Dozens of counties lack an insurer ahead of HealthCare.gov rate-filing deadline
Ahead of this week's deadline for insurers to file 2018 HealthCare.gov rates, dozens of U.S. counties lack health insurance options.
Insurers must say on Wednesday whether they plan to sell coverage on the Affordable Care Act's insurance exchanges next year. The deadline is the first look at the state of the federal marketplace for 2018: how much rates could go up and which counties are at risk of having no insurers.
To date, there are 44 U.S. counties in danger of having no insurers selling coverage on the ACA marketplaces next year, according to the Kaiser Family Foundation. In those counties, 31,268 people are enrolled in coverage; almost all of those counties are Missouri or Ohio.
If insurers don't step in to sell plans in those "bare" counties, consumers won't have access to marketplace plans or federal subsidies that make buying coverage more affordable for low-income Americans.
Since the exchanges took effect, there has never been a marketplace without an insurer offering coverage, so there's no clear fix if that situation arises. "If there were any other options, nobody told us about it," Kevin Counihan, former CEO of HealthCare.gov, told Modern Healthcare in April.
The rates filed Wednesday will likely change as regulators review them. Final information on premiums and insurer participation likely won't emerge until close to open enrollment, which begins Nov. 1, said Cynthia Cox, an associate director at the Kaiser Family Foundation. She added that while some states will release information to the public immediately, others could take weeks.
Insurers have already filed initial rate requests in several states and are asking for consistently high rate hikes, in some cases exceeding 50%. Insurance companies have warned they will raise their rates even further if the federal government doesn't commit to funding cost-sharing reduction subsidies and enforcing the mandate that requires most people to enroll in coverage.
California's state-run marketplace, for instance, required insurers to submit two sets of rates—one that assumes funding for the cost-sharing subsidies and one that does not. If the Trump administration doesn't agree to fund the subsidies by mid-August, Covered California will go with the worse-case-scenario rates.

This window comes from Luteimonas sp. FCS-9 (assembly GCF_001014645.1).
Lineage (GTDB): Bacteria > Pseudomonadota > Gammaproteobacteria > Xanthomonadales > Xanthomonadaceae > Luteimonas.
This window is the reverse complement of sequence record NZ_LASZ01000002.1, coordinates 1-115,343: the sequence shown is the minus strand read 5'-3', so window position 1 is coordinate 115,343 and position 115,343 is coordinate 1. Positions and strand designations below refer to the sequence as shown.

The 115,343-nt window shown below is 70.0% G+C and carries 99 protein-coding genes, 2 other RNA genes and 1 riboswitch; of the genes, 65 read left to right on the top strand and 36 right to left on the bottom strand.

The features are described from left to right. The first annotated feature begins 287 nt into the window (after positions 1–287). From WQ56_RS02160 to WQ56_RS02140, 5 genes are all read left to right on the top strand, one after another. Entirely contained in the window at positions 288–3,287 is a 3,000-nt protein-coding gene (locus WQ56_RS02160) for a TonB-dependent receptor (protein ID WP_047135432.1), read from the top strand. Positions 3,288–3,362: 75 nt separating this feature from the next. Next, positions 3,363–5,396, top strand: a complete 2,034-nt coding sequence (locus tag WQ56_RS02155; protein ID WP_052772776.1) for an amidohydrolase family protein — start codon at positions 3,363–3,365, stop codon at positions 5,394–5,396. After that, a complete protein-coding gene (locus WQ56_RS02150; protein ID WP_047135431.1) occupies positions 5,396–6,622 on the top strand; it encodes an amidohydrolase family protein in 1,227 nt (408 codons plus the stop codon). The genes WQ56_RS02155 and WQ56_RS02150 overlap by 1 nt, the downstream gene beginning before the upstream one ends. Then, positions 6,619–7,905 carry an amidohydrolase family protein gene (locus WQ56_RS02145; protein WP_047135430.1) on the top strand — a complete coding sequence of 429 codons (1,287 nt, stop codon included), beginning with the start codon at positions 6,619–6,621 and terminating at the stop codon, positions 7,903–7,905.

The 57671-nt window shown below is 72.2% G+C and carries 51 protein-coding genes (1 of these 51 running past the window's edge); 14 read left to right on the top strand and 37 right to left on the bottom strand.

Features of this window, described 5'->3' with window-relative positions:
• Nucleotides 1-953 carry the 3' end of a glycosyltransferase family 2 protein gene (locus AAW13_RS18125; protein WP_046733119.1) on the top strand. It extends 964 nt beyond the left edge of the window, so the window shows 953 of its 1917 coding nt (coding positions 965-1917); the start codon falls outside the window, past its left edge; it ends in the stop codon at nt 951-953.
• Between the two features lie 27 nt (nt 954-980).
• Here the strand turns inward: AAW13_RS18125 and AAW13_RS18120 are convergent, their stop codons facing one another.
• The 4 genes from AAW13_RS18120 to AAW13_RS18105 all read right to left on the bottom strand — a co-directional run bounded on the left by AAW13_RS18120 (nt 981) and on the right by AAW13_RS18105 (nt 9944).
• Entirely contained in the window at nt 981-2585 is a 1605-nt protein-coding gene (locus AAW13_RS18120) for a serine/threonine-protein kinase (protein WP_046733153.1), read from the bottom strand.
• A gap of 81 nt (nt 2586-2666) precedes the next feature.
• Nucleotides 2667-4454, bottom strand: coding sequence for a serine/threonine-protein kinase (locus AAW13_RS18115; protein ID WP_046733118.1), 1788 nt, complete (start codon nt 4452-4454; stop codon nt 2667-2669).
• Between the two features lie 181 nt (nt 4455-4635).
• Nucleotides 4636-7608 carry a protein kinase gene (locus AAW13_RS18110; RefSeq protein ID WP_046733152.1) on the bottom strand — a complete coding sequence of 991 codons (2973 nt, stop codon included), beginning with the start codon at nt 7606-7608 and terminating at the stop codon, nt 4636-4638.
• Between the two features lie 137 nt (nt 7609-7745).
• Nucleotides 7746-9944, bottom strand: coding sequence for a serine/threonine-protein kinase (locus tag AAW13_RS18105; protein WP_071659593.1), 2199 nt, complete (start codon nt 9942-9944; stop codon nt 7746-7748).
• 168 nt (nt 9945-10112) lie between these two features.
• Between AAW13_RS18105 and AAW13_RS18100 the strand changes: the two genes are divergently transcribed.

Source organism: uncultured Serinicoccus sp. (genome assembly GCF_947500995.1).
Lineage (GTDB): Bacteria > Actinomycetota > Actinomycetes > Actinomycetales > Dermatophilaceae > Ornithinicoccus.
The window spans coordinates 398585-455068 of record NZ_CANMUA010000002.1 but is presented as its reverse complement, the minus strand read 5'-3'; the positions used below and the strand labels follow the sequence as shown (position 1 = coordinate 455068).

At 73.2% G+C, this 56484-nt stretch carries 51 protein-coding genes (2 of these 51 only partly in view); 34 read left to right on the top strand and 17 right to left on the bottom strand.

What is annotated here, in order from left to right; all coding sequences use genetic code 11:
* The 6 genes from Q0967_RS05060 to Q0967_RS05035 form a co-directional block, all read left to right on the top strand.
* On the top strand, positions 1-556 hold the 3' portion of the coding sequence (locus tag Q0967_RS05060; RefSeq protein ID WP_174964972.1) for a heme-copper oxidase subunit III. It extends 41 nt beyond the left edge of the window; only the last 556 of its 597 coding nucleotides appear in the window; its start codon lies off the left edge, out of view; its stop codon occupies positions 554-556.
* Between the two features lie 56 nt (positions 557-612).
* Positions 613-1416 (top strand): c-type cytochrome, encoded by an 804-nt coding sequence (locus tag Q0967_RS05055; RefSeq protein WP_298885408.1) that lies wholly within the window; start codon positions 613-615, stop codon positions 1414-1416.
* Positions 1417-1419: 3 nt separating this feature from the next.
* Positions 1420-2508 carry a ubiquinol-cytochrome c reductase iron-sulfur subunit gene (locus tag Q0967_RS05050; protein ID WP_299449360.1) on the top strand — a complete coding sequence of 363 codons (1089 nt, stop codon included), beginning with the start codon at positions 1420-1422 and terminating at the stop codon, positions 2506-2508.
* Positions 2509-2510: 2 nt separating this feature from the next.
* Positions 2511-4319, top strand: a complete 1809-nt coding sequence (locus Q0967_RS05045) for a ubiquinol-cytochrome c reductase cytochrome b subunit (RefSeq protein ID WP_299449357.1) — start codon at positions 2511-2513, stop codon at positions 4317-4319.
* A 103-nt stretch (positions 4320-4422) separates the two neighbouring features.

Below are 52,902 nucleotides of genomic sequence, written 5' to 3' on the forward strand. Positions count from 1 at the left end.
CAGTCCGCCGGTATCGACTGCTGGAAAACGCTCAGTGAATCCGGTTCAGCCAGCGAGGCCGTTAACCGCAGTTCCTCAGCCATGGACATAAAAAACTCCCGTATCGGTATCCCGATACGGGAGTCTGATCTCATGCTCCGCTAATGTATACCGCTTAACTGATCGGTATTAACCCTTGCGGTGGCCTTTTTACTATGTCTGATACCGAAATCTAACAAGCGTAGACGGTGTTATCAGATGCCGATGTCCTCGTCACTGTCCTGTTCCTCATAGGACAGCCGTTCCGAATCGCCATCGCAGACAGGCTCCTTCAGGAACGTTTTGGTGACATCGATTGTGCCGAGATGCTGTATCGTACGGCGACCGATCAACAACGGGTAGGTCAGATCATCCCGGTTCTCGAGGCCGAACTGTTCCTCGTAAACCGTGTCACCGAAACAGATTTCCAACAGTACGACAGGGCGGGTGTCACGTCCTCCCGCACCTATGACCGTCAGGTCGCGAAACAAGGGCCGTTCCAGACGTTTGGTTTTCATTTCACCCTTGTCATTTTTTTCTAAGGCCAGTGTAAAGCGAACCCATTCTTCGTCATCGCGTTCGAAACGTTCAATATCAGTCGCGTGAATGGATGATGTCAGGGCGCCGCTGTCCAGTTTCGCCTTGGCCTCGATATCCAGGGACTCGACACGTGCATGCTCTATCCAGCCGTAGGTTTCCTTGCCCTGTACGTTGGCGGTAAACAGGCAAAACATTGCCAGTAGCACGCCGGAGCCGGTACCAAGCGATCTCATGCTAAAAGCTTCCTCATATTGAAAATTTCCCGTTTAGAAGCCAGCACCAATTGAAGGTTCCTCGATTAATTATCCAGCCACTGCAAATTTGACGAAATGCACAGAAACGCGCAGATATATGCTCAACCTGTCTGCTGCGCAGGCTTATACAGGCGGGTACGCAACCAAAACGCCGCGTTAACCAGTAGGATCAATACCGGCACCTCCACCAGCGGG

A few health insurers have already stepped up to fill the coverage gaps in their states. Small Midwest health insurer Medica announced Monday that it would sell marketplace plans statewide in Iowa next year. Iowa was at risk of having no insurers after Aetna and Wellmark Blue Cross and Blue Shield said they would exit the exchanges in 2018. Gundersen Health Plan, another small plan that sells coverage in just five Iowa counties, has not yet said if it will sell plans in 2018. Medica will also be the single insurer on Nebraska's health exchange after Aetna bailed.
"When you find yourself as the only ones between people getting access to care and people not getting access to care, your view of the situation becomes very different," Geoff Bartsh, Medica vice president of individual and family business, said in a statement late Monday. Medica asked to raise rates by 43.5% on average in Iowa.
In Washington state, Premera Blue Cross raised its hand to sell coverage in one of the state's two bare counties, Grays Harbor; Klickitat County is still at risk of having no marketplace options.
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